This book sat unread on my Kindle for nearly three-and-a-half years. For NEARLY THREE-AND-A-HALF YEARS I deprived myself of the beautiful, evocative storytelling of Yangsze Choo. WHAT IS WRONG WITH ME?!?!? (No, wait. Don’t answer that.) Semi-incoherent gushing to follow.
This book is gorgeous. The writing, the descriptions of the spirit world, the afterlife, 1890’s Malacca: Gorgeous, gorgeous, gorgeous, gorgeous! Malacca is a port city in Malaysia (or Malaya, as it was called back then), and it is depicted in the book as a true melting pot of numerous cultures. Li Lan is a compelling narrator, a believable mix of naïve and resourceful, and it’s a pleasure to see her home town and its blended belief systems through her eyes.
It seemed to me that in this confluence of cultures, we had acquired one another’s superstitions without necessarily any of their comforts.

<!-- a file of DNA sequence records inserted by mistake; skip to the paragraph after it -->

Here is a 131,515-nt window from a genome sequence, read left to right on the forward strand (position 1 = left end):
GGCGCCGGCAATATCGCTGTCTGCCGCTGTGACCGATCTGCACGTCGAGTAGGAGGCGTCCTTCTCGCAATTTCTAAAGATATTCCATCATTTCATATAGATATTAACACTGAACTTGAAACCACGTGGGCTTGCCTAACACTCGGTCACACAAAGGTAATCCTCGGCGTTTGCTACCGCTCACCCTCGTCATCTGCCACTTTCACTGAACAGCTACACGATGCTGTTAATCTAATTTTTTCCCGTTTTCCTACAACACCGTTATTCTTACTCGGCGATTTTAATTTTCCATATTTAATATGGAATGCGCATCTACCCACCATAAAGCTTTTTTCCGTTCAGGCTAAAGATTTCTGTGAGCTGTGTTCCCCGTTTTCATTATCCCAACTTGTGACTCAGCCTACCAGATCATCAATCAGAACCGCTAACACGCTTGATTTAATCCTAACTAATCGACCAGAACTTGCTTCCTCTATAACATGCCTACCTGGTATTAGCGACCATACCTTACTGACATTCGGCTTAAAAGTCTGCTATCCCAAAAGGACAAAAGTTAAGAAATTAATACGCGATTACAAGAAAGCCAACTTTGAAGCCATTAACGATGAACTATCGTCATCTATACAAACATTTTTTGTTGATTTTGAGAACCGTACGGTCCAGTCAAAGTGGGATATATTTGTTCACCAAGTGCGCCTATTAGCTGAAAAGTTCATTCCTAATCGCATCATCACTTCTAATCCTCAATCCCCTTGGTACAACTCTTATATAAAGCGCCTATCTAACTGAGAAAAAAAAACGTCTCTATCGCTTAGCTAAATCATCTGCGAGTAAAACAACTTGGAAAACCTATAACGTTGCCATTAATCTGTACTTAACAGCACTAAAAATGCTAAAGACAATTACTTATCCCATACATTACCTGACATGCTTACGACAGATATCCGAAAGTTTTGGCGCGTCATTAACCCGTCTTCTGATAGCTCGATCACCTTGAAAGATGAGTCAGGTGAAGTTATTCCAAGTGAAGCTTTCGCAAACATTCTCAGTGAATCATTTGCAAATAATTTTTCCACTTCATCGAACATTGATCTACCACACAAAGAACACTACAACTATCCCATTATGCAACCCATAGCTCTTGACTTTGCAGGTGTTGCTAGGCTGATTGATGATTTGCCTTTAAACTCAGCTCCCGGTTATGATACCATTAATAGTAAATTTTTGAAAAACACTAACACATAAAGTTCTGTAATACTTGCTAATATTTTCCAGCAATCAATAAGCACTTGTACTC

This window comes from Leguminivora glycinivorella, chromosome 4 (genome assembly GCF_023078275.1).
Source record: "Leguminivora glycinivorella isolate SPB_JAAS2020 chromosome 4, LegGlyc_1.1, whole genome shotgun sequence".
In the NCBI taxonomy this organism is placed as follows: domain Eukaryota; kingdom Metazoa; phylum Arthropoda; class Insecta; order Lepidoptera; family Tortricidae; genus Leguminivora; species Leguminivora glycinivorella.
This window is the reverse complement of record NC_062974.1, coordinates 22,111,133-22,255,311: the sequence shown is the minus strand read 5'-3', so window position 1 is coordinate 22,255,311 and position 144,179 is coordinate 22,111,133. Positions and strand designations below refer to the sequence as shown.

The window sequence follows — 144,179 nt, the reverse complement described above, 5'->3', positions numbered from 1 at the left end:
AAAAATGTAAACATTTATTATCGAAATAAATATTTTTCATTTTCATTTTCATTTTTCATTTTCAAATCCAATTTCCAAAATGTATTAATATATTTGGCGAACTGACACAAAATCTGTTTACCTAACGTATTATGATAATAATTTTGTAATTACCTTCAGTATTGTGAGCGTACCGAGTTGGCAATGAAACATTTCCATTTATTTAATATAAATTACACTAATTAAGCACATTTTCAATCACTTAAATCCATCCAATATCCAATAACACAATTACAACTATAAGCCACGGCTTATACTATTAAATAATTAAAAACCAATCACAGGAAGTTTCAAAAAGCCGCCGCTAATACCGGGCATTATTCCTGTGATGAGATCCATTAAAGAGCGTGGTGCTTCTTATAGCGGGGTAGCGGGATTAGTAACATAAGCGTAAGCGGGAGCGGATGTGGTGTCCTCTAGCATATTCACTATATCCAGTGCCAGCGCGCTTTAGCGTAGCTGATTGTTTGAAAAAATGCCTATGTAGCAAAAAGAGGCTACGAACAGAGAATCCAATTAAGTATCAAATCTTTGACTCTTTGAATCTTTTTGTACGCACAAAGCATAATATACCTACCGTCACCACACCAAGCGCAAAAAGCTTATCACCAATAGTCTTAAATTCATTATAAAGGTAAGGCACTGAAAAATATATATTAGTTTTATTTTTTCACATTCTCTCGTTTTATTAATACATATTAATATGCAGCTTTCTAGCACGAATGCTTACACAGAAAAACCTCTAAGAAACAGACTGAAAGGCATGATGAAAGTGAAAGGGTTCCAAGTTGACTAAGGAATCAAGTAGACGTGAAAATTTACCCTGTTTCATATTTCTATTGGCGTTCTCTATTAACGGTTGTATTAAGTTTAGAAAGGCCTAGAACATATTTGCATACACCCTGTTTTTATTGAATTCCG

(I’ve seen other reviewers quote this line, and I thought about finding another so I wouldn’t feel like I was copying, but I really love it so I’m quoting it anyway. Nyah nyah.)
The story unfolds like a Chinese fable, complete with hauntings and demons and mythical creatures. It’s a bit slow to start, but once the pace picks up it’s a fantastic ride. And while I’m disgusted with myself for not reading it sooner, I’m also glad. If I had read it as soon as I bought it, I’d have had to wait nearly four years for Yangsze Choo’s next book instead of four months or so. (It’s not a sequel. I’m just excited for more gorgeousness.)
I read this for the Halloween Bingo 2018 13 square.